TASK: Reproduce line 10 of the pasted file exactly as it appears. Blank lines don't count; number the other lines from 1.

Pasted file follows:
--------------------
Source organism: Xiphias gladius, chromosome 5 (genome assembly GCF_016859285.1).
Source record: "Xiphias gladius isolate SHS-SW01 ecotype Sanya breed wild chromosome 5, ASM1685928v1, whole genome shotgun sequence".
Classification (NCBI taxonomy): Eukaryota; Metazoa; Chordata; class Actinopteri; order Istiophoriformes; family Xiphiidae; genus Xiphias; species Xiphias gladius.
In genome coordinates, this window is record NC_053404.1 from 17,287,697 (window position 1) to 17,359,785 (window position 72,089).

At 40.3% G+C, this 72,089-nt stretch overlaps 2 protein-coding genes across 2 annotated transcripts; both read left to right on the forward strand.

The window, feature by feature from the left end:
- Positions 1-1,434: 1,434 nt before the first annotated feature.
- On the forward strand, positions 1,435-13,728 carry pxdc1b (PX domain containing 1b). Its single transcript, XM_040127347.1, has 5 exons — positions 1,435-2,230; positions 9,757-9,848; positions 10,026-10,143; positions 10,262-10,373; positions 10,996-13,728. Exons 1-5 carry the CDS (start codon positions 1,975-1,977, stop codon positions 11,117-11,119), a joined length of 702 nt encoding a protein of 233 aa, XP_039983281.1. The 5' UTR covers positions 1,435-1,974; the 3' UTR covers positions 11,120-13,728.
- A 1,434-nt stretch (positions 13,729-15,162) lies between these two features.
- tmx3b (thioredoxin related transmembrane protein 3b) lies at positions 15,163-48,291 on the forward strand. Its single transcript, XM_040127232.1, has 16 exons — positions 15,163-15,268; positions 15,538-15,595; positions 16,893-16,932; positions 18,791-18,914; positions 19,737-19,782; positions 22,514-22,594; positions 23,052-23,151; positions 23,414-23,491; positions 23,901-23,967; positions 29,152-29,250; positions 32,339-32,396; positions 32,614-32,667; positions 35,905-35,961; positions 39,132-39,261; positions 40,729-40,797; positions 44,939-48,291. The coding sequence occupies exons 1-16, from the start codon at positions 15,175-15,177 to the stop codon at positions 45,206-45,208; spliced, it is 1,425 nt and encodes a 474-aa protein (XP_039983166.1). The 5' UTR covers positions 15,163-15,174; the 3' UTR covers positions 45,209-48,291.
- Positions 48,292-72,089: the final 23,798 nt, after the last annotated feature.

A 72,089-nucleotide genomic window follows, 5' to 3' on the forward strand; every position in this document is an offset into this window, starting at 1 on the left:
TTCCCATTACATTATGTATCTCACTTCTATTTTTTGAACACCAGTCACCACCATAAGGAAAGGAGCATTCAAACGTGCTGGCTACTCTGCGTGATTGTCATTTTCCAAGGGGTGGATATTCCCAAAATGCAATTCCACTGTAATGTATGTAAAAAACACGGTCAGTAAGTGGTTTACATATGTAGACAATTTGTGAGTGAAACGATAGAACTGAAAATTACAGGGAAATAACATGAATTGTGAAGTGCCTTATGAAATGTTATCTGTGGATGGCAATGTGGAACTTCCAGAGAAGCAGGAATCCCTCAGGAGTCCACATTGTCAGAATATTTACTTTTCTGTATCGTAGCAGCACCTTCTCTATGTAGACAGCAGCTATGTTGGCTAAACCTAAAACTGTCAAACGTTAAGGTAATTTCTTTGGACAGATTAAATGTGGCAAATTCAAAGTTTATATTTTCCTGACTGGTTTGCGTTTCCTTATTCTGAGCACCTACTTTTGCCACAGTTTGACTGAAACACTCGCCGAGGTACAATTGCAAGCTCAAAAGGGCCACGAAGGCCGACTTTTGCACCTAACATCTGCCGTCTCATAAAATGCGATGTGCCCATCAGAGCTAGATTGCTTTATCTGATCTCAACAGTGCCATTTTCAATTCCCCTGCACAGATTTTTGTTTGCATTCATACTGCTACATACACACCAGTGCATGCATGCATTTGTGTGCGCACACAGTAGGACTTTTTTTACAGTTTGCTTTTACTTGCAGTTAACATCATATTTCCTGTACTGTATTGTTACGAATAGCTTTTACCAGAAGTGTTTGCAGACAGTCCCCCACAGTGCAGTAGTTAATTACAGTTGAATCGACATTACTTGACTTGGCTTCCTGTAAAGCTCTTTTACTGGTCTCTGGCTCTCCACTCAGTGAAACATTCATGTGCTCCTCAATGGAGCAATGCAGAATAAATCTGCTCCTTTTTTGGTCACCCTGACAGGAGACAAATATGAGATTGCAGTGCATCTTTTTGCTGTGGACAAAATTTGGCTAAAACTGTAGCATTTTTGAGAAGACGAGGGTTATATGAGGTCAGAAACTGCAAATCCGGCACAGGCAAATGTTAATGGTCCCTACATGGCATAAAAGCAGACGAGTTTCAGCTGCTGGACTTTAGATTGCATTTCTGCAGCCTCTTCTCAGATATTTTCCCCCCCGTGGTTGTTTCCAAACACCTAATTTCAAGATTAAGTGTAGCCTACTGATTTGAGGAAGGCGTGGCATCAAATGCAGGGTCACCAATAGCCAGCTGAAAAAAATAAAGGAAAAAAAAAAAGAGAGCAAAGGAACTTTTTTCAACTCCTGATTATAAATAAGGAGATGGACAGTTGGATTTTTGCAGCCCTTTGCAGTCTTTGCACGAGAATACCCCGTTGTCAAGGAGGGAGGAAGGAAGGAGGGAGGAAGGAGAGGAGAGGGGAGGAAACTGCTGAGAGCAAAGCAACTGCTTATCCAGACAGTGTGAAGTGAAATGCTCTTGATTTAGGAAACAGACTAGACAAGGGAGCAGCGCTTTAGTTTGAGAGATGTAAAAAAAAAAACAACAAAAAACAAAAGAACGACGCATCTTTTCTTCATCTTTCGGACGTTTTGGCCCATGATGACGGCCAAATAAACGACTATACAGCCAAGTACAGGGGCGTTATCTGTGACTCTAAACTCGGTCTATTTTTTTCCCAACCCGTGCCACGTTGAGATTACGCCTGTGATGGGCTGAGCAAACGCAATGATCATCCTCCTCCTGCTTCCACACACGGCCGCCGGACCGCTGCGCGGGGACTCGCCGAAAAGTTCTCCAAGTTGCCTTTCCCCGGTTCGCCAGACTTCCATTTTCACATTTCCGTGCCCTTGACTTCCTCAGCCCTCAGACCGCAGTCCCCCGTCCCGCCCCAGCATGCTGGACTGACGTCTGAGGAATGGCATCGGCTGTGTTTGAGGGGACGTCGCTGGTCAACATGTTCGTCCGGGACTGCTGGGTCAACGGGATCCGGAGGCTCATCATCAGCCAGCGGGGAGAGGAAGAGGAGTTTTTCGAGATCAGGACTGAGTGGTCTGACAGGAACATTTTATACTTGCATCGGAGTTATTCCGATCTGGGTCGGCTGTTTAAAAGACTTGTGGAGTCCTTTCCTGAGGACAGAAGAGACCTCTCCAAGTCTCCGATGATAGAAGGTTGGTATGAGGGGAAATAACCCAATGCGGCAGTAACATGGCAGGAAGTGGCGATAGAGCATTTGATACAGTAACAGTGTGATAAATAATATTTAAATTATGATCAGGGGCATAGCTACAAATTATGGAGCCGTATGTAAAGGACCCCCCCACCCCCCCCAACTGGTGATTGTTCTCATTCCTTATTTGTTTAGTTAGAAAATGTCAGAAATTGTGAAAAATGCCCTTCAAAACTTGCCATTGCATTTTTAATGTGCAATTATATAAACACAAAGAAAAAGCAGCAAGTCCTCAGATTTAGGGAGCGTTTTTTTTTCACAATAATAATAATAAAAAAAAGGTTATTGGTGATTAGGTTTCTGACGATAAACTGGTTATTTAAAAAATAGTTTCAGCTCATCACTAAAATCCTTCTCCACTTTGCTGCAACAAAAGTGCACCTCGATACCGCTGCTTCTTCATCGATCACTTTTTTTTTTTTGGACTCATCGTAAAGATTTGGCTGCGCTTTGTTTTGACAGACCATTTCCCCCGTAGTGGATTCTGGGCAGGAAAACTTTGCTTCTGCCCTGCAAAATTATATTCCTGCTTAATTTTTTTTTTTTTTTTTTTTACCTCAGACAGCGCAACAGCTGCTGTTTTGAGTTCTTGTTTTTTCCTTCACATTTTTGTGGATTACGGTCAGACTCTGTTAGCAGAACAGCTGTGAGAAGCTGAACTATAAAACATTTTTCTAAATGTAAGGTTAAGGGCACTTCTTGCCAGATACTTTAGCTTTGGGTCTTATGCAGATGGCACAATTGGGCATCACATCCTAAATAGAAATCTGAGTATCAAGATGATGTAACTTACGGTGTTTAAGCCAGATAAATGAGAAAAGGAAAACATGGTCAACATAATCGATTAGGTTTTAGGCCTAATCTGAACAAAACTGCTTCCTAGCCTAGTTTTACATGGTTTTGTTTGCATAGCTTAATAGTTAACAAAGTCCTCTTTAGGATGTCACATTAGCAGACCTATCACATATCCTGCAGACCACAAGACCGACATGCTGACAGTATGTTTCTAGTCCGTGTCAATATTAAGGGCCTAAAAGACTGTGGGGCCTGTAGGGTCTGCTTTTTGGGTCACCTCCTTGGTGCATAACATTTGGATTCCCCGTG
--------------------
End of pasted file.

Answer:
- tmx3b (thioredoxin related transmembrane protein 3b) lies at positions 15,163-48,291 on the forward strand. Its single transcript, XM_040127232.1, has 16 exons — positions 15,163-15,268; positions 15,538-15,595; positions 16,893-16,932; positions 18,791-18,914; positions 19,737-19,782; positions 22,514-22,594; positions 23,052-23,151; positions 23,414-23,491; positions 23,901-23,967; positions 29,152-29,250; positions 32,339-32,396; positions 32,614-32,667; positions 35,905-35,961; positions 39,132-39,261; positions 40,729-40,797; positions 44,939-48,291. The coding sequence occupies exons 1-16, from the start codon at positions 15,175-15,177 to the stop codon at positions 45,206-45,208; spliced, it is 1,425 nt and encodes a 474-aa protein (XP_039983166.1). The 5' UTR covers positions 15,163-15,174; the 3' UTR covers positions 45,209-48,291.